June Jordan Collection Opens for Research

Courtesy of the Schlesinger Library, Radcliffe Institute for Advanced Study, Harvard UniversityCourtesy of the Schlesinger Library, Radcliffe Institute for Advanced Study, Harvard University
By Marilyn Morgan, Manuscript Cataloger

"Politics is power. Language is political." When June Jordan (1936–2002) wrote those words in her manuscript "Black English: The Politics of Translation" in 1973, she was establishing her reputation as an essayist and poet. Within 20 years, she had published more than two dozen books and become one of the most prolific and outspoken African American writers ever. She dedicated her life and her gift to fighting for human rights.

The Schlesinger Library acquired the papers of this activist and author in 2003 with the generous assistance of the W. E. B. Du Bois Institute for African and African American Research at Harvard University. The large collection contains a wealth of rare documents, including personal and professional correspondence; drafts of poetry, novels, essays, and plays; audio recordings of readings; and hundreds of photographs.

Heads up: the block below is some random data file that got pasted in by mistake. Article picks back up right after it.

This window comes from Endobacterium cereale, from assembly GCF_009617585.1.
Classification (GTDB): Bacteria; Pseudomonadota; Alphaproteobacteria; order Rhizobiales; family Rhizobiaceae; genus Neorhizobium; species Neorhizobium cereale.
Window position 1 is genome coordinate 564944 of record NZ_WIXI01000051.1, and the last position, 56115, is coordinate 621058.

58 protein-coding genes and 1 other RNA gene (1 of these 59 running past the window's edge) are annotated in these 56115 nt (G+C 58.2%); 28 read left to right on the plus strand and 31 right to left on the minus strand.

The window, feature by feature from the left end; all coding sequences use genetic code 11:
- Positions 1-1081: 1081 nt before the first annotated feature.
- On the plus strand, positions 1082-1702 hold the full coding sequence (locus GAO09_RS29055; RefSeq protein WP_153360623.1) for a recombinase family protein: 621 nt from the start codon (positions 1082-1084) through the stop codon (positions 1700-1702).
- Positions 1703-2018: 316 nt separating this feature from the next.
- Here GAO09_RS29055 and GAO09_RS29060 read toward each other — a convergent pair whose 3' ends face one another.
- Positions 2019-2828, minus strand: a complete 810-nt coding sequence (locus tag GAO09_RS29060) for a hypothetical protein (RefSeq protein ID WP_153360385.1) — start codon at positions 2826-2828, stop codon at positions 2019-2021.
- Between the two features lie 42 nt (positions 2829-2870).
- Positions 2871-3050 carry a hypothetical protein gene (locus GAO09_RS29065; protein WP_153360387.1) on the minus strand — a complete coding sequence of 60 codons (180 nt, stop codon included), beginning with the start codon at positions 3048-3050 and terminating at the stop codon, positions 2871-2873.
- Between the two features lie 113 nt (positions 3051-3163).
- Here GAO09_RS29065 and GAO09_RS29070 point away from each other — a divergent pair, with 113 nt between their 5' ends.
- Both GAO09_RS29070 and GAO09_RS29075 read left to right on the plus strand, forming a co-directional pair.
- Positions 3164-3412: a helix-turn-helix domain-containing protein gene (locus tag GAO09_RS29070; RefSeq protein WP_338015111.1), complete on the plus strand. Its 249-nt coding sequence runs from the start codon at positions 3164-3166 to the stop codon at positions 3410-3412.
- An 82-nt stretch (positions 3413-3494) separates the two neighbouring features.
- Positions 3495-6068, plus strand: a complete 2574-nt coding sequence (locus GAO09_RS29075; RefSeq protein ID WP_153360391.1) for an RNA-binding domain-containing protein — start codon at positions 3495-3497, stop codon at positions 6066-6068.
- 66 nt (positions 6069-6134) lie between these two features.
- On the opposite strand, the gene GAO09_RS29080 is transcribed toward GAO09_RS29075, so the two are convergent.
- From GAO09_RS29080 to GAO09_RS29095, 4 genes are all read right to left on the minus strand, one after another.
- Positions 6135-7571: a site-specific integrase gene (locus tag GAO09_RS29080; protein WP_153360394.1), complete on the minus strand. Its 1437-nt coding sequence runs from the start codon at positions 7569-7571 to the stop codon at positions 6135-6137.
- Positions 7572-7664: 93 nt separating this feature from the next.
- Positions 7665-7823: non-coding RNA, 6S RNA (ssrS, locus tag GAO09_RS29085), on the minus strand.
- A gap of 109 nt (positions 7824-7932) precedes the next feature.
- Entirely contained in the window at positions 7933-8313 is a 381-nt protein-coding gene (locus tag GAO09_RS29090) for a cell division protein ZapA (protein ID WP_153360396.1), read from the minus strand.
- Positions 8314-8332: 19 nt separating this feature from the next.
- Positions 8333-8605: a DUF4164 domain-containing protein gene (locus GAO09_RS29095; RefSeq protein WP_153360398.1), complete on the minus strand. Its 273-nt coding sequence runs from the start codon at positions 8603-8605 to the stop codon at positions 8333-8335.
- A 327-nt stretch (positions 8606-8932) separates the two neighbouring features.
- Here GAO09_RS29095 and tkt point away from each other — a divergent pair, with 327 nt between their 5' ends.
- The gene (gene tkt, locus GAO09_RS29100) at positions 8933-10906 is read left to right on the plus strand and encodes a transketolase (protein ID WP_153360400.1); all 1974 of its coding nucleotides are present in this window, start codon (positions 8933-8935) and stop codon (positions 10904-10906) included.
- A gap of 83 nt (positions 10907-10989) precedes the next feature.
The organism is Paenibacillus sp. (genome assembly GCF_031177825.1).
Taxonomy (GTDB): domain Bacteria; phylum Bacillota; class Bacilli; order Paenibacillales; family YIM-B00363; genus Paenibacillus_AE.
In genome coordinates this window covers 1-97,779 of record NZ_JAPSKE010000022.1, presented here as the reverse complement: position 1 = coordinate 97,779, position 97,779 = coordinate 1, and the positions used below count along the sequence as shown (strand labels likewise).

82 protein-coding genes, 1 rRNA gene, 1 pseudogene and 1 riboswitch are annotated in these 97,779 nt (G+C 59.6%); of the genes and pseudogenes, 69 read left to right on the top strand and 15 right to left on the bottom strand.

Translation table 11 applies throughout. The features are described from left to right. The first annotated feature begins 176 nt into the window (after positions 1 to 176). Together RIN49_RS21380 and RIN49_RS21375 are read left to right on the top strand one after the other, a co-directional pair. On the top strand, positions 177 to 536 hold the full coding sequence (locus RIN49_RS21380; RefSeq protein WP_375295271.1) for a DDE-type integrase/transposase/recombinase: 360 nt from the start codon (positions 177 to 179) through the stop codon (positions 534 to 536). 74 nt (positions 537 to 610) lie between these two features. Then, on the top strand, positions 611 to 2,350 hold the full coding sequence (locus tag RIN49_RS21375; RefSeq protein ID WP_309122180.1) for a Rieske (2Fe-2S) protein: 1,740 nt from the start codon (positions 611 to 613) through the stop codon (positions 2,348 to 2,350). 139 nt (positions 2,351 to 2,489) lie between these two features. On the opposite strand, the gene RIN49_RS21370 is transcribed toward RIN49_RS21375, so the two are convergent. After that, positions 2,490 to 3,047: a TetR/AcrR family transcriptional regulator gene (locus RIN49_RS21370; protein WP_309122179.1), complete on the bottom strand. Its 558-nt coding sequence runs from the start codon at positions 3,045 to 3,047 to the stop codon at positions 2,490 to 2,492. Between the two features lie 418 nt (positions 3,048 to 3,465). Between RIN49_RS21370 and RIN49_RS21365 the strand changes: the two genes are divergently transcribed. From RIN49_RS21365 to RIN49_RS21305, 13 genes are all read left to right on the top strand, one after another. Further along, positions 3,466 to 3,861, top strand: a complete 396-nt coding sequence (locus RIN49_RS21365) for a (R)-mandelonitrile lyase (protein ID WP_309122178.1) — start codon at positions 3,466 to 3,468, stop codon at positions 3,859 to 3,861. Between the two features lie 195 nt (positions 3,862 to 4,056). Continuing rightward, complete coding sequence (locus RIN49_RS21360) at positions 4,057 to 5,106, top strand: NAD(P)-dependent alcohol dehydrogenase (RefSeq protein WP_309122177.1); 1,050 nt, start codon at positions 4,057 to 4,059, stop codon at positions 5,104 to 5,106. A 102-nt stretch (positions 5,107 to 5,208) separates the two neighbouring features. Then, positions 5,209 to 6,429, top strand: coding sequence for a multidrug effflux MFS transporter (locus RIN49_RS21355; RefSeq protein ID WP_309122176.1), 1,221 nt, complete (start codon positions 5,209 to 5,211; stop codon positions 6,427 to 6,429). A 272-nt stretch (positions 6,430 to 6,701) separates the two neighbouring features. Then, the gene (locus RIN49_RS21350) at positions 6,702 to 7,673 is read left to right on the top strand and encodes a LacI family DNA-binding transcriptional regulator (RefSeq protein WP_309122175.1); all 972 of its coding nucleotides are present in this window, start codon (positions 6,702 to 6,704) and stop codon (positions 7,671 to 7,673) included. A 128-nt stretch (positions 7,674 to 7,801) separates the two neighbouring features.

The drafts Jordan penned represent some of the most interesting items in the collection. Initially, she painstakingly composed nearly every poem and essay by hand on yellow legal pads. Researchers reading the drafts alongside her personal correspondence will be able to see how events in her life influenced her writing.

Jordan's voluminous correspondence reflects her involvement with a wide variety of issues, including equitable housing, racial equality, black English, power, abuse against women, breast cancer, American foreign policy, and lesbian, gay, and bisexual rights. She exchanged letters with other award-winning writers, artists, and activists—R. Buckminster Fuller, E. Ethelbert Miller, Adrienne Rich, and Alice Walker—over decades, providing a rare glimpse into their private lives.

Jordan's letters also document her creative struggles as a writer and a woman of color. They provide insight into her personal relationships, sometimes bisexual or interracial, as well as her role as an African American mother and daughter. One item, a scrapbook that Mildred Jordan began on the day that June, her only child, was born, illuminates the hopes this Jamaican immigrant, who struggled with depression, held for her infant daughter.

The processing of this collection, made possible by the generosity of Susan Fales-Hill '84 (in memory of her mother, Josephine Premice Fales, and in honor of her father, Captain Timothy Fales '52), began two years ago. Most of the collection (some portions are restricted) will be open for research this summer and a finding aid will be posted on- line and freely accessible worldwide as part of Harvard's Online Archival Search Information System (OASIS).


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